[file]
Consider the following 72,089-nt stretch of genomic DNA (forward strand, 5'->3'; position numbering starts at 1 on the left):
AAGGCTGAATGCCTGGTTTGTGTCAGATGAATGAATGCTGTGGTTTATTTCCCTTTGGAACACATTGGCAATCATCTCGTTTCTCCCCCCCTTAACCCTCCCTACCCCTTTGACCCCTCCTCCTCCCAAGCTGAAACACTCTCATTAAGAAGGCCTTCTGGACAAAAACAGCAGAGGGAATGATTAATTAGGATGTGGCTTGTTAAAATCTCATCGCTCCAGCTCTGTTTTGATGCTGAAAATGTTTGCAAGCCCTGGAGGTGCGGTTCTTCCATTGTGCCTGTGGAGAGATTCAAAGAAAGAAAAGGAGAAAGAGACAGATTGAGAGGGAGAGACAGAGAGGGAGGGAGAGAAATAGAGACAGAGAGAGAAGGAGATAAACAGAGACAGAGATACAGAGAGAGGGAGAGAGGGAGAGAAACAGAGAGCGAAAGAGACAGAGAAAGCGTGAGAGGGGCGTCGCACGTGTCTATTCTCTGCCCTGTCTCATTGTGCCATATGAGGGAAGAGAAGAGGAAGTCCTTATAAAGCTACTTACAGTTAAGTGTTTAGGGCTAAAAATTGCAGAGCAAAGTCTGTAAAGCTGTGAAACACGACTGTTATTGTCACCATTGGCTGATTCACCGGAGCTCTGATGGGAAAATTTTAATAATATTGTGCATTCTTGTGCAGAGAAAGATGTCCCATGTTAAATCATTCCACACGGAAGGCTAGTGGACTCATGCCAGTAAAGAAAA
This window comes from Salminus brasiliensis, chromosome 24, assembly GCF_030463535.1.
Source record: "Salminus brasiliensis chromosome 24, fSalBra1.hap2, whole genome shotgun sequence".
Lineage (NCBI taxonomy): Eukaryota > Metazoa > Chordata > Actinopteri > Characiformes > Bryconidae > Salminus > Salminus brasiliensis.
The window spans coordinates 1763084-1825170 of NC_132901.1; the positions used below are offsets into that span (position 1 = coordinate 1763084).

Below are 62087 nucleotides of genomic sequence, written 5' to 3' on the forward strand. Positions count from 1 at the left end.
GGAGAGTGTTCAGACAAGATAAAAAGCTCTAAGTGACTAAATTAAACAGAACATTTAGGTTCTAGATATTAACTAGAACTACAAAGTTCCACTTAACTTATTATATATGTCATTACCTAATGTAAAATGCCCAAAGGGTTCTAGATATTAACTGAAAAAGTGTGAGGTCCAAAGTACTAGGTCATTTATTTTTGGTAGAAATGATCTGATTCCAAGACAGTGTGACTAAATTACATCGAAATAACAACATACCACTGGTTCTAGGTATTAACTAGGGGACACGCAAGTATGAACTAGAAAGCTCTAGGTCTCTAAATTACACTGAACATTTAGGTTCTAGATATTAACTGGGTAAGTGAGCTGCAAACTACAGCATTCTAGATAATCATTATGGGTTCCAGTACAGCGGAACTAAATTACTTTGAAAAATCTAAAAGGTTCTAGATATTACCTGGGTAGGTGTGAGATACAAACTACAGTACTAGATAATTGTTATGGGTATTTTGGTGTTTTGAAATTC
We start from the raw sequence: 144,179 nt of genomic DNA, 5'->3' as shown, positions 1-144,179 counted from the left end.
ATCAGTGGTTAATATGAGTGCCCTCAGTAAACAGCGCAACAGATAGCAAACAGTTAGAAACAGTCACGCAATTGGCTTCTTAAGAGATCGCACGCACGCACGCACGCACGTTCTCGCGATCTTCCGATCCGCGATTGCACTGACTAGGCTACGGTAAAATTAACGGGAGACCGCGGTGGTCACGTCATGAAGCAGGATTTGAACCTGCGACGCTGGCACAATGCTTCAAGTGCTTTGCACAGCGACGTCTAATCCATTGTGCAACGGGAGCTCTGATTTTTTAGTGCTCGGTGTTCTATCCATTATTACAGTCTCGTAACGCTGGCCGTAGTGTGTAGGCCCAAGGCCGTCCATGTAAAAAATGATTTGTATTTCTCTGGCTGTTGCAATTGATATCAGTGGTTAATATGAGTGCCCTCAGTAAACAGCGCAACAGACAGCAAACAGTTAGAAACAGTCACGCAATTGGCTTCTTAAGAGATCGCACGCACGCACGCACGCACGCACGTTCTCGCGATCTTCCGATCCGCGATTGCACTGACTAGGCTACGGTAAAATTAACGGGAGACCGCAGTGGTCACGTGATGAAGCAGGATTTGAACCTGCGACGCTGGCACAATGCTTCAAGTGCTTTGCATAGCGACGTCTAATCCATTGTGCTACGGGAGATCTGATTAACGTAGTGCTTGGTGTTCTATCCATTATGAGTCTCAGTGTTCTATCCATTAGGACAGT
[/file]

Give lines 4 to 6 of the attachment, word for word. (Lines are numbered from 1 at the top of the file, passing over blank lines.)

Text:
Source record: "Salminus brasiliensis chromosome 24, fSalBra1.hap2, whole genome shotgun sequence".
Lineage (NCBI taxonomy): Eukaryota > Metazoa > Chordata > Actinopteri > Characiformes > Bryconidae > Salminus > Salminus brasiliensis.
The window spans coordinates 1763084-1825170 of NC_132901.1; the positions used below are offsets into that span (position 1 = coordinate 1763084).